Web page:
[m-dev.] Suggestion for a new "where" operator

Fergus Henderson fjh at cs.mu.OZ.AU
Tue Aug 5 11:58:50 AEST 2003

On 05-Aug-2003, Peter Schachte <schachte at cs.mu.OZ.AU> wrote:
> On Mon, Aug 04, 2003 at 05:36:54PM +1000, Peter Moulder wrote:
> >   - Interactions with `not', especially "hidden" not's such as with
> >     `\='.  One needs to know that the extra goals come inside the scope
> >     of that `not'.  I feel this leads to counter-intuitive behaviour of
> >     `=' vs `\=' when the inserted goals can fail.
> OK, this requires care.  Take 3 \= (X where p(3, X)) when p(in,out)
> is semidet.  This could sensibly mean:
> 	p(3, X),
> 	3 \= X
> or
> 	\+ p(3, 3)
> But this must have already been addressed for handling semidet
> functions.  It should be handled however Mercury handles
> 	3 \= p(3)
> when p/1 is a semidet function.

`<Expr1> \= <Expr2>' is defined to be an abbreviation for
`not (<Expr1> = <Expr2>)'.  This is regardless of whether
<Expr2> contains `where' expressions or semidet functions
or anything else.  So the second interpretation is the correct one.

> >   - If the inserted goals can fail or produce multiple solutions, then
> >     EXPR = EXPR can fail.  (IIRC, one reason that Mercury doesn't
> >     support multi/nondet functions was to avoid cases where EXPR = EXPR
> >     fails.)
> How can EXPR = EXPR fail?

Yes, that's not the reason why Mercury doesn't support multi/nondet functions.
The reason is that if functions were allowed to be nondet in their forwards
mode, `X = f, p(X, X)' could mean something different than `p(f, f)'.

> Alright, so require (... where ...)  to have at most 1 solution.
> That's in keeping with the idea that (... where ...) is a functional
> form that behaves the way function application behaves.

Yes, I agree.  Although the requirement should be the same as for functions:
it should only be prevented from having more than one solution in
the forwards mode (the one in which the result of the where expression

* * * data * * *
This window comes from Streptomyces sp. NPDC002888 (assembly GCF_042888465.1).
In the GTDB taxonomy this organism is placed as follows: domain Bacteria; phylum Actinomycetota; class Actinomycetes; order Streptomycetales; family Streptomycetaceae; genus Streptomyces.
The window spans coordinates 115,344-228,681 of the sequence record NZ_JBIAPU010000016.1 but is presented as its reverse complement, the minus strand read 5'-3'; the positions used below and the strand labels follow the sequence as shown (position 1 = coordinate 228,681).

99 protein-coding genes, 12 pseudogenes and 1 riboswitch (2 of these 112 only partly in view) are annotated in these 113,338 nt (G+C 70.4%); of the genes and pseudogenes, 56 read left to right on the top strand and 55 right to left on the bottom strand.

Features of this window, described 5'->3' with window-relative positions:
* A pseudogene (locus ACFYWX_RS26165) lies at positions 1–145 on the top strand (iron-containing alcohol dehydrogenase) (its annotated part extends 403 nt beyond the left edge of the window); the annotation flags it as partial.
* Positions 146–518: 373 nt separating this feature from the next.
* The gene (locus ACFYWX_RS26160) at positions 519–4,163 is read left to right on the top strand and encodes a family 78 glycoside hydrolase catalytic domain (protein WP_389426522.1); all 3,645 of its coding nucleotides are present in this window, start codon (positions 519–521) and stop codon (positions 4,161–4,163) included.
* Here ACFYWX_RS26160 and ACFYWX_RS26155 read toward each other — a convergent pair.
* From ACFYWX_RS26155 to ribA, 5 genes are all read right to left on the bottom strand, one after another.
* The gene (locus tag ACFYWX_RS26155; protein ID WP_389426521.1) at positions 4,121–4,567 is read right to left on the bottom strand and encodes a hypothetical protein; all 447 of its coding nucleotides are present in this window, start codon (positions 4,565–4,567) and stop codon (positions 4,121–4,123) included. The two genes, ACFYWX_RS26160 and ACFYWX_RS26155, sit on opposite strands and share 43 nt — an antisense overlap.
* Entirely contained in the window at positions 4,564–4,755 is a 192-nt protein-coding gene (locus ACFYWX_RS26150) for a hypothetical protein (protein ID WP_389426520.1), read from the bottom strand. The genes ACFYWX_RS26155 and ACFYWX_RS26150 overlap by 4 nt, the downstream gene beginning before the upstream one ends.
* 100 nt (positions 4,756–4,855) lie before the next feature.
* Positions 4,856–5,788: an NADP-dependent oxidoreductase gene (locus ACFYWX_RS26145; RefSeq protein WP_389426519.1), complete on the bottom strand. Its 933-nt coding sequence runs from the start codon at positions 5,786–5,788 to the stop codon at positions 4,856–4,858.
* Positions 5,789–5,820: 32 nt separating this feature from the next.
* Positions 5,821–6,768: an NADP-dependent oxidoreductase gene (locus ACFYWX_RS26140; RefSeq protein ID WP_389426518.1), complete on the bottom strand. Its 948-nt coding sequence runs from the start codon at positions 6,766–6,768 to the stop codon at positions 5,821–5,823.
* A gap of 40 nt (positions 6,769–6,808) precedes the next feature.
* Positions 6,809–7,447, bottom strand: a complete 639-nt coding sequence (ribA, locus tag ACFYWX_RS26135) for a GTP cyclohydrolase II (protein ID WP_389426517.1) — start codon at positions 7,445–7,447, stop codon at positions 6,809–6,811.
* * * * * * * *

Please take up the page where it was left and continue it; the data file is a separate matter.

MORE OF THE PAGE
has an output mode and all of the other non-local variables have an
input mode).  If some of the non-local variables other than
those in the result have output modes, it should be OK for the where
expression to be nondeterministic.

This determinism requirement is necessary for consistency with the way
we treat functions.  Unfortunately, however, it will make the proposal
a bit more difficult to implement.  In particular, we will need to keep
track in the HLDS of which goals came from a `where' expression, so that
determinism analysis can check their determinism.

That in turn also means that we should not allow mode reordering to
break up where expressions.

> >   - The order of the goals can be significant (e.g. performance, or
> >     completeness guarantees with fully-strict), yet it isn't always
> >     obvious what the order will be.  Unlike `@' and function calls,
> >     `where' presumably allows state variable transformations, where
> >     mistakes in understood ordering affect program logic.
> Good point.  Best not allow state variables in where expressions,
> again in keeping with the (... where ...) is a functional form
> principle.

For the purposes of state variables, I think we should treat a where
expression `<Expr> where <Goal>' the same way as a function call with
a lambda expression, `<Expr> = f((pred) is semidet :- <Goal>)'.

Fergus Henderson <fjh at cs.mu.oz.au>  |  "I have always known that the pursuit
The University of Melbourne         |  of excellence is a lethal habit"
WWW: <http://www.cs.mu.oz.au/~fjh>  |     -- the last words of T. S. Garp.
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